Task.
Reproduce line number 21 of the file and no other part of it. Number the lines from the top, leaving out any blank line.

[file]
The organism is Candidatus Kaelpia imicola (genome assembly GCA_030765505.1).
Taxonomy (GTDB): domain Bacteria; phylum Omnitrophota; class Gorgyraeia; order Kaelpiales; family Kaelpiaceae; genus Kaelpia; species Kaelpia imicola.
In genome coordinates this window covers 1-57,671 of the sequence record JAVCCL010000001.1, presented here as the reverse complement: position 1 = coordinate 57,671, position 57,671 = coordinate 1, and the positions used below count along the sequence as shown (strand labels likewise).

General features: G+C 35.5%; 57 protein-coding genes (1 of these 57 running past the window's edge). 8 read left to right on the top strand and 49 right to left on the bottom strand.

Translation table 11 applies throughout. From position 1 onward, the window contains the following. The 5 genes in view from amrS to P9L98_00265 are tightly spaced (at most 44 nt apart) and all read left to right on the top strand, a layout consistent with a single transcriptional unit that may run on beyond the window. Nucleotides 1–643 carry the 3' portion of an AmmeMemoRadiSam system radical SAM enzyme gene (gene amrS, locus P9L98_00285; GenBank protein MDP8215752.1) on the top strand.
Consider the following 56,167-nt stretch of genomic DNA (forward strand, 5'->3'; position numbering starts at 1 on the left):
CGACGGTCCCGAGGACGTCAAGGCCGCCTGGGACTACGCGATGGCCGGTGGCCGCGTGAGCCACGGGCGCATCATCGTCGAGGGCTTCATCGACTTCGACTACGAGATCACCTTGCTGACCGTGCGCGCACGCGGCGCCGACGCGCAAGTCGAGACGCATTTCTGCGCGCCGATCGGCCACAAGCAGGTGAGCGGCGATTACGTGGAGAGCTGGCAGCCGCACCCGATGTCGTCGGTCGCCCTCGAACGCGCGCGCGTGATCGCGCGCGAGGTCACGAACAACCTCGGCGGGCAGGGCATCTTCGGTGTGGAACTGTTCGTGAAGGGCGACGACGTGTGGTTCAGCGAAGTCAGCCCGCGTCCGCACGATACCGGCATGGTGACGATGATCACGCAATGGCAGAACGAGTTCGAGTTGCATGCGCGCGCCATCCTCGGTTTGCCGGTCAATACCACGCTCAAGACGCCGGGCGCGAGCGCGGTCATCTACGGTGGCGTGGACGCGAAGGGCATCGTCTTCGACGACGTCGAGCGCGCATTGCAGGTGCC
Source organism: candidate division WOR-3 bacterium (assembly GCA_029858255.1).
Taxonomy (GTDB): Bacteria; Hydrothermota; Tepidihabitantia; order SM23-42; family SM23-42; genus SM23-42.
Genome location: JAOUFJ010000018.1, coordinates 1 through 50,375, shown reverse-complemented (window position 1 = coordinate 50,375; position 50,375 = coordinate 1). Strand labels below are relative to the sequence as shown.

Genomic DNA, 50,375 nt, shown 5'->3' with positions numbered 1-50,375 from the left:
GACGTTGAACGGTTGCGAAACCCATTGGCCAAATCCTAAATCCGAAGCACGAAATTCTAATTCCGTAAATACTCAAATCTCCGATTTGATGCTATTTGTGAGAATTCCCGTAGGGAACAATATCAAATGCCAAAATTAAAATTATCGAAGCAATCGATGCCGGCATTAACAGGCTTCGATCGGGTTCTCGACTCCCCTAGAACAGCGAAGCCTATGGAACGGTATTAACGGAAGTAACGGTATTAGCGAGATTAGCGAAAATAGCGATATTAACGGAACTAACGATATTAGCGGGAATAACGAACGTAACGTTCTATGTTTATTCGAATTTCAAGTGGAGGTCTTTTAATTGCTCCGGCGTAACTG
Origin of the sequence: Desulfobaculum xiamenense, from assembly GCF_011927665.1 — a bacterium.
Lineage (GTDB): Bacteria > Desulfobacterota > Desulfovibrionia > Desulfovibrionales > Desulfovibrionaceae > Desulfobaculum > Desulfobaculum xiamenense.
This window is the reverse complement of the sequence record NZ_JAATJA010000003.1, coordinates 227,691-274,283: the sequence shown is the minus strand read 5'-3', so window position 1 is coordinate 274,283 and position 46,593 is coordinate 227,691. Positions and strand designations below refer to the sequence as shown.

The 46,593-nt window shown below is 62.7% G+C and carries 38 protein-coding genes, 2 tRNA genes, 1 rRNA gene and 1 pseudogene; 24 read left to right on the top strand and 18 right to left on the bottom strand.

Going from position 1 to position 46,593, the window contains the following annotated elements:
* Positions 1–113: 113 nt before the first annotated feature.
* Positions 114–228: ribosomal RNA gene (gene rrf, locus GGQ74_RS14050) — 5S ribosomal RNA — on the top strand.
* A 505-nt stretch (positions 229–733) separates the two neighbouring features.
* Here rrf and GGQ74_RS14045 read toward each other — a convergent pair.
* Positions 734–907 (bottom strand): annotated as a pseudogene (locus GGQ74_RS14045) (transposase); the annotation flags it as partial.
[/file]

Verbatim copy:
* Here rrf and GGQ74_RS14045 read toward each other — a convergent pair.